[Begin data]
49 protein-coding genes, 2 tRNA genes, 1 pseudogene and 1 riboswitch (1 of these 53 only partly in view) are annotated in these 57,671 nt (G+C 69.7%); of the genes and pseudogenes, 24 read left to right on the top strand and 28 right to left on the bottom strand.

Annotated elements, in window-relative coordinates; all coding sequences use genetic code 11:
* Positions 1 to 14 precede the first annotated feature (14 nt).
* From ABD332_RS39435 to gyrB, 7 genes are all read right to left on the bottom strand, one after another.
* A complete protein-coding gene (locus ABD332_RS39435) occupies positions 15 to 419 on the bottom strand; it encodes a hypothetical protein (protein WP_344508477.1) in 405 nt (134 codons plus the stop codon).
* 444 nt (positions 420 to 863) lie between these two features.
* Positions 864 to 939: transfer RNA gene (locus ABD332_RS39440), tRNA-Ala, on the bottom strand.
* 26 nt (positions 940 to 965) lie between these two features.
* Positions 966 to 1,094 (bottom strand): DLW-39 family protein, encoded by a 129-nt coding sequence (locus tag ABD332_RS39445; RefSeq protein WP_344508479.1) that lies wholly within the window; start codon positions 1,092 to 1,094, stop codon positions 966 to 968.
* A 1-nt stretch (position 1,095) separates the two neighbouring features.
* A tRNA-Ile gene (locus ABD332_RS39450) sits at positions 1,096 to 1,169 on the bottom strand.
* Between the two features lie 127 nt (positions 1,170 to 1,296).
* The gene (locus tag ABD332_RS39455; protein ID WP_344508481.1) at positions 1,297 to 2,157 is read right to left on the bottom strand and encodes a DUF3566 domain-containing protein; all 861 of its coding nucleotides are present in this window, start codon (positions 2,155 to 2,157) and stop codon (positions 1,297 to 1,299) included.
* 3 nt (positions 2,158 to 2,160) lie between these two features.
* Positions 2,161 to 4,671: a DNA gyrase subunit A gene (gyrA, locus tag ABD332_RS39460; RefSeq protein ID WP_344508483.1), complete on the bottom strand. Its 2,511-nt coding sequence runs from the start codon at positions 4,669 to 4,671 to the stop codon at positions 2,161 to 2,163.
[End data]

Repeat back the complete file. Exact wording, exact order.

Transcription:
49 protein-coding genes, 2 tRNA genes, 1 pseudogene and 1 riboswitch (1 of these 53 only partly in view) are annotated in these 57,671 nt (G+C 69.7%); of the genes and pseudogenes, 24 read left to right on the top strand and 28 right to left on the bottom strand.

Annotated elements, in window-relative coordinates; all coding sequences use genetic code 11:
* Positions 1 to 14 precede the first annotated feature (14 nt).
* From ABD332_RS39435 to gyrB, 7 genes are all read right to left on the bottom strand, one after another.
* A complete protein-coding gene (locus ABD332_RS39435) occupies positions 15 to 419 on the bottom strand; it encodes a hypothetical protein (protein WP_344508477.1) in 405 nt (134 codons plus the stop codon).
* 444 nt (positions 420 to 863) lie between these two features.
* Positions 864 to 939: transfer RNA gene (locus ABD332_RS39440), tRNA-Ala, on the bottom strand.
* 26 nt (positions 940 to 965) lie between these two features.
* Positions 966 to 1,094 (bottom strand): DLW-39 family protein, encoded by a 129-nt coding sequence (locus tag ABD332_RS39445; RefSeq protein WP_344508479.1) that lies wholly within the window; start codon positions 1,092 to 1,094, stop codon positions 966 to 968.
* A 1-nt stretch (position 1,095) separates the two neighbouring features.
* A tRNA-Ile gene (locus ABD332_RS39450) sits at positions 1,096 to 1,169 on the bottom strand.
* Between the two features lie 127 nt (positions 1,170 to 1,296).
* The gene (locus tag ABD332_RS39455; protein ID WP_344508481.1) at positions 1,297 to 2,157 is read right to left on the bottom strand and encodes a DUF3566 domain-containing protein; all 861 of its coding nucleotides are present in this window, start codon (positions 2,155 to 2,157) and stop codon (positions 1,297 to 1,299) included.
* 3 nt (positions 2,158 to 2,160) lie between these two features.
* Positions 2,161 to 4,671: a DNA gyrase subunit A gene (gyrA, locus tag ABD332_RS39460; RefSeq protein ID WP_344508483.1), complete on the bottom strand. Its 2,511-nt coding sequence runs from the start codon at positions 4,669 to 4,671 to the stop codon at positions 2,161 to 2,163.